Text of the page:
At almost $100,000 a year, long-term care costs would quickly use up a lifetime of savings. The chances of spending some time in a nursing home are high; by some reports, a person age 65 has 1 in 2 chance of spending part of his or her life in a nursing home.
There is a safety net: Medicaid, a federal program administered by the states that pays for long-term care. There is a catch, though. You only qualify for the safety net if you have essentially no savings left to pay for your care.
This seems unfair to many people. Why should the family have to lose all their savings? There is a solution. It is very simple, really, and perfectly legal. It hinges on the difference between income and principal.
How would it be if you could keep the Medicaid authorities from treating, for instance, your bank account as income available to be spent? What if they were only able to see the interest on the bank account, the income? What if the asset itself, the principal, would still be available to your family after you were gone?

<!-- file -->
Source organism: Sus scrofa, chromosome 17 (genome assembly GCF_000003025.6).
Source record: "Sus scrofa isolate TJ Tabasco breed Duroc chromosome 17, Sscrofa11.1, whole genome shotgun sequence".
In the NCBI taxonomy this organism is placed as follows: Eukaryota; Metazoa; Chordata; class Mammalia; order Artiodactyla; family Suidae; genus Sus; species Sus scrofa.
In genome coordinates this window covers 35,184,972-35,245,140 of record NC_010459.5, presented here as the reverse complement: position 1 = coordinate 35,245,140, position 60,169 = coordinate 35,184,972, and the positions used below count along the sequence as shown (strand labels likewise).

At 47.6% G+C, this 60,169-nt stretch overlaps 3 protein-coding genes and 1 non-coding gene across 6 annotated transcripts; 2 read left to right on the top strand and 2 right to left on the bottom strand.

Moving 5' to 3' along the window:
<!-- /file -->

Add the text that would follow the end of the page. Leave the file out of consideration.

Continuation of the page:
By transferring your investment assets to an Income Trust, you can continue to control the investment and spend the income. The principal is protected from your liabilities immediately, and becomes “invisible” to Medicaid after 5 years.
If you want to do this, you should do it right away. The sooner you transfer your assets to your Income Trust, the more likely it is to survive the 5 year “lookback” period.